Challenges for CDM
The CDM has, to date, been the most successful aspect of the Kyoto Protocol’s flexible trading mechanisms. It has largely avoided the institutional inertia that has to date held back both JI and AAU trading in the form of Green Investment Schemes (GIS). However, seven years after its inception, the CDM’s level of success has, ironically, created many of the challenges that need to be addressed in order to sustain its development post 2012. These include additionality, avoiding fallback, resourcing within the UNFCCC, and the interaction of the CDM with an expansion of coverage in post 2012 emissions budgets.
One of the biggest problems facing the CDM is implementing the concept of additionality as energy use evolves towards cleaner technology. Additionality can be defined simply as being the need for a project to be additional to the business-as-usual scenario. In practice this means that the project either has to overcome financial or normal practice barriers in order to be implemented. Both of these are being defined and refined in an iterative process of self regulation by the CDM Executive Board (EB) If the CDM successfully transfers technology Emissions to a region or country, then at some point the technology will become both normal practice and economically viable. This means that it will also cease to be additional, and therefore ineligible for the CDM.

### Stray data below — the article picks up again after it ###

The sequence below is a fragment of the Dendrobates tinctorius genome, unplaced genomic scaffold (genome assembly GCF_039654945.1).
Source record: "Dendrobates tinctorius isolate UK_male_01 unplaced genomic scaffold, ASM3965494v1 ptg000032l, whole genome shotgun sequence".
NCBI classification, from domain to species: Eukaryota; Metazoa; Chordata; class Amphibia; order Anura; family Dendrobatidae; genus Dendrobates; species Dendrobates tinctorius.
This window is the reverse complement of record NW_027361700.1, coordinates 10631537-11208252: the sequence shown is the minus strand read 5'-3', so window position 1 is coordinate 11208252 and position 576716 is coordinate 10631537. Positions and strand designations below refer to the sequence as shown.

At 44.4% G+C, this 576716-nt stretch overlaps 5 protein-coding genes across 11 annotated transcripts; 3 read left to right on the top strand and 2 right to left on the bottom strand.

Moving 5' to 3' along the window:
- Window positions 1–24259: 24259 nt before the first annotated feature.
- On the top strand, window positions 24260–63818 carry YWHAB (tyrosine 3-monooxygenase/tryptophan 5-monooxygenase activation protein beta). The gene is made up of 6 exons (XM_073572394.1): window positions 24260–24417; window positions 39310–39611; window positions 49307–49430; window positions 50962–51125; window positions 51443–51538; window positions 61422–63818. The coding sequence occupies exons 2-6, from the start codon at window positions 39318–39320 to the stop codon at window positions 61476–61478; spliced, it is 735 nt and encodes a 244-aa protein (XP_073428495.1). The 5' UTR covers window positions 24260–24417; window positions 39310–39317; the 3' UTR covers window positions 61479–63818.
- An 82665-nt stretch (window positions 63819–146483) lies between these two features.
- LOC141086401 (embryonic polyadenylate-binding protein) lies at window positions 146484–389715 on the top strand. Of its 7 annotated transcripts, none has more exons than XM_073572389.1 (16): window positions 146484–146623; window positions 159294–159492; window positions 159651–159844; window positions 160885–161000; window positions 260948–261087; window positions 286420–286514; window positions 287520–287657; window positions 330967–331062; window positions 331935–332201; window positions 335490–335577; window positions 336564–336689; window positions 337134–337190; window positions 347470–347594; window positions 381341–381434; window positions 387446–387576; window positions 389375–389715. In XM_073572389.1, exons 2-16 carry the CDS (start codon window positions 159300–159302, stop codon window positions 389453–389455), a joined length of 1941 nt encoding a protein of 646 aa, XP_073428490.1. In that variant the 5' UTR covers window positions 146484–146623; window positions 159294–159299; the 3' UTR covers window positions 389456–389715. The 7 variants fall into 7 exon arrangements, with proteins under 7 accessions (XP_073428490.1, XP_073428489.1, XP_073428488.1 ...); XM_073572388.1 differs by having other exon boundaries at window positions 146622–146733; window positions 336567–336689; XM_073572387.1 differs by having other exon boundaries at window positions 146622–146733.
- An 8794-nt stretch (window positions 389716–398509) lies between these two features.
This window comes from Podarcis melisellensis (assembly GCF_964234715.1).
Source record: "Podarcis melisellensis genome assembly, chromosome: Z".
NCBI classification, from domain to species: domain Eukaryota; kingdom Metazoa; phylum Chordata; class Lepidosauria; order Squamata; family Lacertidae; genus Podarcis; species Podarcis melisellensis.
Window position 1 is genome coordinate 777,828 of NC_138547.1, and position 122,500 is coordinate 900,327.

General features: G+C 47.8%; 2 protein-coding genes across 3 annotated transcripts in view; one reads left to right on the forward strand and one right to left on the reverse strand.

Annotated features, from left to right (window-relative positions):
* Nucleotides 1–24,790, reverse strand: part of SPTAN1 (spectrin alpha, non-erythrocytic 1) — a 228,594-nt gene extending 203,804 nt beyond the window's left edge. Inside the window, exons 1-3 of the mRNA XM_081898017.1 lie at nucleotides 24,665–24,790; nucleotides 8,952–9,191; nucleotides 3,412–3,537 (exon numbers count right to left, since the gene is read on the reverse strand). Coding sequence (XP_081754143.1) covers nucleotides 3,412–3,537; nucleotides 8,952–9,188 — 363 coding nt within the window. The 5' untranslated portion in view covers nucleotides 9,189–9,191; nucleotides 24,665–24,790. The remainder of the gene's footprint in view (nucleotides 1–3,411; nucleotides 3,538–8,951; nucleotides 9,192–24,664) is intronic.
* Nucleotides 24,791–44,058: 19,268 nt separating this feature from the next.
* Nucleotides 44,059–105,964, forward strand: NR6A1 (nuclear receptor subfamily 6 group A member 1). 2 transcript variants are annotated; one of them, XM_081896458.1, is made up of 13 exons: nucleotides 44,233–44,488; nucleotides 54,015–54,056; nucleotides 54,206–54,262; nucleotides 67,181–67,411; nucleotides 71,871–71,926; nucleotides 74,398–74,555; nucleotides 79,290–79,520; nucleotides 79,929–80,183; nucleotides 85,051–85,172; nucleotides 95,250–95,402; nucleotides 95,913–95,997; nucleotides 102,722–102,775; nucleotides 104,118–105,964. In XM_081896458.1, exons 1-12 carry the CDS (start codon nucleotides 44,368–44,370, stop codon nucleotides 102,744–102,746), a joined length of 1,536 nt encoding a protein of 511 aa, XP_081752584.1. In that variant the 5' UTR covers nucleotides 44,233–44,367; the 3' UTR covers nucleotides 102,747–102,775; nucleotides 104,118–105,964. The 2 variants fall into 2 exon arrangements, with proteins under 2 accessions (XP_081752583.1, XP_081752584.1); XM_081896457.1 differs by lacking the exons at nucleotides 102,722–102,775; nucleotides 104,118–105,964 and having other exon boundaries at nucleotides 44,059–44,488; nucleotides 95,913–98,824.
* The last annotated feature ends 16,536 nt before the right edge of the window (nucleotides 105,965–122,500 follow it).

Preventing fall back
Some project types will, in the absence of national legislation, always be additional. These project types pose a particular risk of emissions fallback if they are removed from the CDM. Fallback refers to the risk that when a technology or sector is removed from the CDM it reverts back to its previous emissions patterns. Unfortunately these project types are also the ones facing a mounting volume of political pressure for them to be removed from the CDM.
Finally, all of the challenges facing the carbon market must be considered in the wider context of fighting global warming on multiple levels. There is an urgent need for action. We may have a five or ten year grace period during which we can continue to pollute without tipping the world over onto an irreversible path to catastrophic climate change. The investments taking place in the carbon market today will be locked in for the next 30 to 40 years. It will be far easier to ensure that installations being built today are sustainable now, rather than pushing for their large scale closure and replacement 5 or 10 years from now. The vast majority of that new infrastructure is being put in place in the developing world, which is why the flexible mechanisms of Kyoto are so vital.
Published: 01st Jan 2007 in AWE International